Mistake 2: Talking Without Communicating
Marco, a network administrator, was working with a team trying to design a new database application for the company. The application was supposed to provide internal and external access, with both desktop and web interfaces.
The team did many things correctly. Marco's role was to provide insights about the server. Several users were included on the team to provide usage insightsinformation about what they needed from the application in order to do their jobs. In fact, just about everyone was represented somewhere.
Unfortunately, representation didn't mean recognition. The various parties would talk, but they really didn't communicate their needs to the development group. As a result, the application started to look like some hideous example of "development by committee." The application not only didn't work, but users couldn't interact with it properly, it lacked many features, and everyone was generally dissatisfied. Eventually, the company ended up hiring an outside consulting firm to get the project going.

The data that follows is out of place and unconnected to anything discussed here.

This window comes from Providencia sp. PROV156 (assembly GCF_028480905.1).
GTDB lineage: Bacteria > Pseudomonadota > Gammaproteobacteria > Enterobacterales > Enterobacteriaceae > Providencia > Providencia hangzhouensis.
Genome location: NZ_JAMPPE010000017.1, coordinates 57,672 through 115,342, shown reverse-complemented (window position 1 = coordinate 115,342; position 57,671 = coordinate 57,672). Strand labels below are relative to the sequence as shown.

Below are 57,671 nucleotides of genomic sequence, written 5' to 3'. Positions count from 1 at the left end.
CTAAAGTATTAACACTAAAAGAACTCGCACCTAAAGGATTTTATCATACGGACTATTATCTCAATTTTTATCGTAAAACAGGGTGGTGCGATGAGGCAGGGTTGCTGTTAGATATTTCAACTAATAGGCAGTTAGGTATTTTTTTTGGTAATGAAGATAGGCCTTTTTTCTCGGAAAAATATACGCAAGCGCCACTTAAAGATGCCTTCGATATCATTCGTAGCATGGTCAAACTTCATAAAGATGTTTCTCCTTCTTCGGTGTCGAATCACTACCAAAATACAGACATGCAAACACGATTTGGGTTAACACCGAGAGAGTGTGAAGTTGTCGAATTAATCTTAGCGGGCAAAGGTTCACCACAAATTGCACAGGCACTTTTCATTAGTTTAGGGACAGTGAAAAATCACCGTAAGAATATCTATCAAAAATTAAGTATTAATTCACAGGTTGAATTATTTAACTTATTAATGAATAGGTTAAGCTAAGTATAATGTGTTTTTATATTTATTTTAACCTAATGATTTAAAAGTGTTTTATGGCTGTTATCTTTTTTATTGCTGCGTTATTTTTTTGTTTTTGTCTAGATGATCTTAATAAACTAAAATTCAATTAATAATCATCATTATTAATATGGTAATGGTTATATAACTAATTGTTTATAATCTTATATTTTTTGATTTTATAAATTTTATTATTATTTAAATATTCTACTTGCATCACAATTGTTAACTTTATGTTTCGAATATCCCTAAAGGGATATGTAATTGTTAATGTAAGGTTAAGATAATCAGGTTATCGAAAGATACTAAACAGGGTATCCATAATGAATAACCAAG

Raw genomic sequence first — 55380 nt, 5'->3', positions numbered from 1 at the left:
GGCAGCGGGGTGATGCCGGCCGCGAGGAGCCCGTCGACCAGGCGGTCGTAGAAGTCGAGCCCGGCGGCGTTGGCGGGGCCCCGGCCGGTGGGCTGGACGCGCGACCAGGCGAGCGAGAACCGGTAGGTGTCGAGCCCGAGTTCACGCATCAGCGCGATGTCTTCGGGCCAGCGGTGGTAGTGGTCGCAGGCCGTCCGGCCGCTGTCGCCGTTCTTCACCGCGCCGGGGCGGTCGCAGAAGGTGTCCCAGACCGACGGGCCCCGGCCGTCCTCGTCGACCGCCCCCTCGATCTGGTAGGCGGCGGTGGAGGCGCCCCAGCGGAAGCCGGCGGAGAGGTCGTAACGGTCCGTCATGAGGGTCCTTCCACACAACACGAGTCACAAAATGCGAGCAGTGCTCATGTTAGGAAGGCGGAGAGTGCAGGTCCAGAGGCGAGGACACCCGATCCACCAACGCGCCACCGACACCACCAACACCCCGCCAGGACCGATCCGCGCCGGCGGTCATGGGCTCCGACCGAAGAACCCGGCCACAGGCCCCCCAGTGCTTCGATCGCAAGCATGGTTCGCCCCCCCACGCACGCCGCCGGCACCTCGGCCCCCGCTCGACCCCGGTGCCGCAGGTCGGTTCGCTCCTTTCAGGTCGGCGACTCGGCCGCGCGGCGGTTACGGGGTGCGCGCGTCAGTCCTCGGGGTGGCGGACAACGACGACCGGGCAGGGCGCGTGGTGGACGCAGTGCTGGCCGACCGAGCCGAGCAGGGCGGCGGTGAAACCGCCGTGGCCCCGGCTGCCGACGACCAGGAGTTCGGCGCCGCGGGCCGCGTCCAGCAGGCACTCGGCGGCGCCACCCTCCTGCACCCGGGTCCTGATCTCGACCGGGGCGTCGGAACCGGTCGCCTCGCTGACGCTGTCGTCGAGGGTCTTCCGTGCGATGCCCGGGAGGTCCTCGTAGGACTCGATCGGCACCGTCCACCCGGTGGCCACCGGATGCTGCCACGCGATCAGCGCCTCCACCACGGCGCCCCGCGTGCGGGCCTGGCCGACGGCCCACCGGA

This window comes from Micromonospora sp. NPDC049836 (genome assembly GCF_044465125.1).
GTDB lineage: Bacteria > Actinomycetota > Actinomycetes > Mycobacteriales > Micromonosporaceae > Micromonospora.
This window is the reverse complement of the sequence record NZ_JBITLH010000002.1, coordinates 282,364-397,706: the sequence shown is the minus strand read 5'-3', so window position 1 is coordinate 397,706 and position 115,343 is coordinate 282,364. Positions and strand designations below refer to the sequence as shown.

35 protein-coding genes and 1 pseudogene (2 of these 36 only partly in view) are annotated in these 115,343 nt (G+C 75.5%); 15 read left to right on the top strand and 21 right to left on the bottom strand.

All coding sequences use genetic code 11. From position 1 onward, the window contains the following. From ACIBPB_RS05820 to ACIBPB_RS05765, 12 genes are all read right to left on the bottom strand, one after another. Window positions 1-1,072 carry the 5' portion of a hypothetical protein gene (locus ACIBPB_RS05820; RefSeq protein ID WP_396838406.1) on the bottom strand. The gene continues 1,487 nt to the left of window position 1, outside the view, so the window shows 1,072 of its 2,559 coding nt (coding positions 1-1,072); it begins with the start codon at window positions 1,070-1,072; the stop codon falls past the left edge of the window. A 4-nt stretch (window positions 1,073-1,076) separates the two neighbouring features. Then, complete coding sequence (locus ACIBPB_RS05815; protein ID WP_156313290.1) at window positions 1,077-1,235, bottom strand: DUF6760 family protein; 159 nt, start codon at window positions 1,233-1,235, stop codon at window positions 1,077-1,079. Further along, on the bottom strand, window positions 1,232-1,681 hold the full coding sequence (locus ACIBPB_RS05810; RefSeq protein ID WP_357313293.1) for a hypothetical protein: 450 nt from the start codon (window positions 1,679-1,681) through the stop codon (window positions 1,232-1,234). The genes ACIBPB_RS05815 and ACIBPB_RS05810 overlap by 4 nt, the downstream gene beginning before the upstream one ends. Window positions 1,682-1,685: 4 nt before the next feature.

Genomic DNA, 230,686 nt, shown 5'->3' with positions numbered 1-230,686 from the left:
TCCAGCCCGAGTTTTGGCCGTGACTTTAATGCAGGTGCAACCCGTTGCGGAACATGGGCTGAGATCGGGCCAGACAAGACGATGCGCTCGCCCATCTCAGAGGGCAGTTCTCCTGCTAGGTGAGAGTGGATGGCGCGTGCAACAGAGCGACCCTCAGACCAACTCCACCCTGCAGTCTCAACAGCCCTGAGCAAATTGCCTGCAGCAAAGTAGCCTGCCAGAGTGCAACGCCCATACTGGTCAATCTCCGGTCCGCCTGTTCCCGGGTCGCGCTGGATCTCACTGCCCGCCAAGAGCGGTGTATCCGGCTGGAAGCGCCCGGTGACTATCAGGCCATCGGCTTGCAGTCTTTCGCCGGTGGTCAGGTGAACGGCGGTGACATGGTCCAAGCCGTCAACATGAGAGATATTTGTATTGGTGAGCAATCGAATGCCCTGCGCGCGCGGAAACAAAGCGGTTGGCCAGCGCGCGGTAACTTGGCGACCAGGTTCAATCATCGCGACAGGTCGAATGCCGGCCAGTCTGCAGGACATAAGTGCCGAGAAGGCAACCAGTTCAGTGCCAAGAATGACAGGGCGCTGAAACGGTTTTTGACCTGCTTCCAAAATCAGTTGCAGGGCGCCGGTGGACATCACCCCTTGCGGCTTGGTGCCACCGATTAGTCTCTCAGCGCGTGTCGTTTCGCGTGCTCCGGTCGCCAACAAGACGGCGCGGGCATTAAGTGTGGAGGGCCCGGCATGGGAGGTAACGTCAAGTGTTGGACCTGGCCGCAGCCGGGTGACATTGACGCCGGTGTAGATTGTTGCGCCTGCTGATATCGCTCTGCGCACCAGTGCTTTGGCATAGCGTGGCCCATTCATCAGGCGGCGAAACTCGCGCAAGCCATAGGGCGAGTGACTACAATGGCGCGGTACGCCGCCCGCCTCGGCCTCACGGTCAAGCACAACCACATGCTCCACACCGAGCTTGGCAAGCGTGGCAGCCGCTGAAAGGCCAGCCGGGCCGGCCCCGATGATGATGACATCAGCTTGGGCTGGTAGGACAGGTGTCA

The moral of this story is that a team can't just talk. Someone must listen, sum up the ideas that are presented, consider any potential pitfalls, and then organize a single train of thought for the development team to follow. Generally, the team leader performs this task, but if the team leader isn't up to it, someone on the team must be responsible. Communication between various group members is essential.